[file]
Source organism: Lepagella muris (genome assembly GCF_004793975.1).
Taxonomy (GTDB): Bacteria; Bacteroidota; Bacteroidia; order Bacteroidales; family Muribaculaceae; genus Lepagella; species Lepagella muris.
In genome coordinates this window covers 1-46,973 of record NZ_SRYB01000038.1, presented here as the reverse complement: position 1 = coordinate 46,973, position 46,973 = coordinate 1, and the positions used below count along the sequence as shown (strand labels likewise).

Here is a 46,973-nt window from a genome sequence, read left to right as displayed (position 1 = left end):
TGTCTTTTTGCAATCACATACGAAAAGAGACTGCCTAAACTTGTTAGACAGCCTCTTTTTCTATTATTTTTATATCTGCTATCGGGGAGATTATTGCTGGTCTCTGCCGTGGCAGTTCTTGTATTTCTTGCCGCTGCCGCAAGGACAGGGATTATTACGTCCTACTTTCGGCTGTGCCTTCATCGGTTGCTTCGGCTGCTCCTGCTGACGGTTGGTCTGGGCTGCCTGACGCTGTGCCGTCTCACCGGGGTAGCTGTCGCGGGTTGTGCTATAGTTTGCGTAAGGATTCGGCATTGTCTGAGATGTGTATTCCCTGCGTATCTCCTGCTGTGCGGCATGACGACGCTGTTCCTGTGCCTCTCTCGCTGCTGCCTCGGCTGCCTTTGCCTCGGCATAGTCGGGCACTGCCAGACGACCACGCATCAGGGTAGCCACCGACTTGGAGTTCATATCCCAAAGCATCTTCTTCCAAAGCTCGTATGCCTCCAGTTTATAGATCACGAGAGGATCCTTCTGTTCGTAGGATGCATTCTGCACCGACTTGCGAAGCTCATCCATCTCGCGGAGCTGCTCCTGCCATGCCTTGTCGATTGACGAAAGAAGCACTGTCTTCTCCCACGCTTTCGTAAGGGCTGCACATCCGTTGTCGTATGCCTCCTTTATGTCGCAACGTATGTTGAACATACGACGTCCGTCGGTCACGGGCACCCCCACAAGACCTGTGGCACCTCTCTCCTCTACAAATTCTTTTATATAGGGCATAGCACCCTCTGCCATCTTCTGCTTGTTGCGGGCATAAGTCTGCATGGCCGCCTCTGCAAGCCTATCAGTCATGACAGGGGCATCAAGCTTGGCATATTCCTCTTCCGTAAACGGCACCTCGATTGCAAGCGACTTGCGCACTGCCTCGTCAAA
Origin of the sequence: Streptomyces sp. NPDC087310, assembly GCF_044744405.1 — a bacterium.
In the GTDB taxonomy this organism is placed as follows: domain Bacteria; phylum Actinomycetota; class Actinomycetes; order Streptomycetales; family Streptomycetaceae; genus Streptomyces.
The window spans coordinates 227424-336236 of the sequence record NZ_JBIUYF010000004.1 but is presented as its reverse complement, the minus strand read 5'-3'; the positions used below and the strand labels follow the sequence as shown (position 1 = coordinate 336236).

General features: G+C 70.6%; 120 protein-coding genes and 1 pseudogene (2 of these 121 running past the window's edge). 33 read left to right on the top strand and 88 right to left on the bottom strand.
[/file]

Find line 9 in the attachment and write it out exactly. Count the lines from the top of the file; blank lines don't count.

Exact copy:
General features: G+C 70.6%; 120 protein-coding genes and 1 pseudogene (2 of these 121 running past the window's edge). 33 read left to right on the top strand and 88 right to left on the bottom strand.